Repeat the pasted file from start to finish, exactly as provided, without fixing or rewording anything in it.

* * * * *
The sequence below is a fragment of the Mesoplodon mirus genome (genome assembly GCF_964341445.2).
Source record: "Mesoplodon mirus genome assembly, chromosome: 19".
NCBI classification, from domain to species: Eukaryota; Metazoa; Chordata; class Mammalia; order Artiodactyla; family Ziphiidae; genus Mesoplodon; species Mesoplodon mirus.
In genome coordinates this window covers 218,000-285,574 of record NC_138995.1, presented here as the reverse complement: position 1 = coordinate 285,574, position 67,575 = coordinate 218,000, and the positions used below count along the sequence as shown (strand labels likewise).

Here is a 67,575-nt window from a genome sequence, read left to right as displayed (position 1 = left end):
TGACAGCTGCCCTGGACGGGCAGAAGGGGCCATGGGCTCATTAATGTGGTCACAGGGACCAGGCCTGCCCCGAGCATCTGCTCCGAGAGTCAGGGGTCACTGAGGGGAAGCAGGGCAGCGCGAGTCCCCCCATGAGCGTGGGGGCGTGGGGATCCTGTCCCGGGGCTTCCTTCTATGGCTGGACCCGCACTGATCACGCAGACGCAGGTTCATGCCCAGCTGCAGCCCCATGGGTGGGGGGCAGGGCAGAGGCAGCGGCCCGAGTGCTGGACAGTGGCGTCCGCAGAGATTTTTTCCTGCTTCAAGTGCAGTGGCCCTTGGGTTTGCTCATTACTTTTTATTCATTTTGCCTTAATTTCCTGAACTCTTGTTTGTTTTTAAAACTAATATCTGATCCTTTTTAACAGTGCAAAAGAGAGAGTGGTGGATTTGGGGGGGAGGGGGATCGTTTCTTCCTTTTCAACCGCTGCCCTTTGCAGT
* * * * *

The sequence below is a fragment of the Mesoplodon mirus genome (genome assembly GCF_964341445.2).
Source record: "Mesoplodon mirus genome assembly, chromosome: 19".
NCBI classification, from domain to species: Eukaryota; Metazoa; Chordata; class Mammalia; order Artiodactyla; family Ziphiidae; genus Mesoplodon; species Mesoplodon mirus.
In genome coordinates this window covers 218,000-285,574 of record NC_138995.1, presented here as the reverse complement: position 1 = coordinate 285,574, position 67,575 = coordinate 218,000, and the positions used below count along the sequence as shown (strand labels likewise).

Here is a 67,575-nt window from a genome sequence, read left to right as displayed (position 1 = left end):
TGACAGCTGCCCTGGACGGGCAGAAGGGGCCATGGGCTCATTAATGTGGTCACAGGGACCAGGCCTGCCCCGAGCATCTGCTCCGAGAGTCAGGGGTCACTGAGGGGAAGCAGGGCAGCGCGAGTCCCCCCATGAGCGTGGGGGCGTGGGGATCCTGTCCCGGGGCTTCCTTCTATGGCTGGACCCGCACTGATCACGCAGACGCAGGTTCATGCCCAGCTGCAGCCCCATGGGTGGGGGGCAGGGCAGAGGCAGCGGCCCGAGTGCTGGACAGTGGCGTCCGCAGAGATTTTTTCCTGCTTCAAGTGCAGTGGCCCTTGGGTTTGCTCATTACTTTTTATTCATTTTGCCTTAATTTCCTGAACTCTTGTTTGTTTTTAAAACTAATATCTGATCCTTTTTAACAGTGCAAAAGAGAGAGTGGTGGATTTGGGGGGGAGGGGGATCGTTTCTTCCTTTTCAACCGCTGCCCTTTGCAGT